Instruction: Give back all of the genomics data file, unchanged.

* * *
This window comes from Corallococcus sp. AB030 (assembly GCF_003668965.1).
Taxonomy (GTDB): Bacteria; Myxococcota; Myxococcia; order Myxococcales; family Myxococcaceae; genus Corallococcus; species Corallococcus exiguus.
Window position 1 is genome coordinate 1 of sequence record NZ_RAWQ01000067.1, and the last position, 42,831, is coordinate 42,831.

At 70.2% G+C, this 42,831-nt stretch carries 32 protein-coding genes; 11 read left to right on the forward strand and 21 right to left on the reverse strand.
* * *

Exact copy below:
This window comes from Corallococcus sp. AB030 (assembly GCF_003668965.1).
Taxonomy (GTDB): Bacteria; Myxococcota; Myxococcia; order Myxococcales; family Myxococcaceae; genus Corallococcus; species Corallococcus exiguus.
Window position 1 is genome coordinate 1 of sequence record NZ_RAWQ01000067.1, and the last position, 42,831, is coordinate 42,831.

At 70.2% G+C, this 42,831-nt stretch carries 32 protein-coding genes; 11 read left to right on the forward strand and 21 right to left on the reverse strand.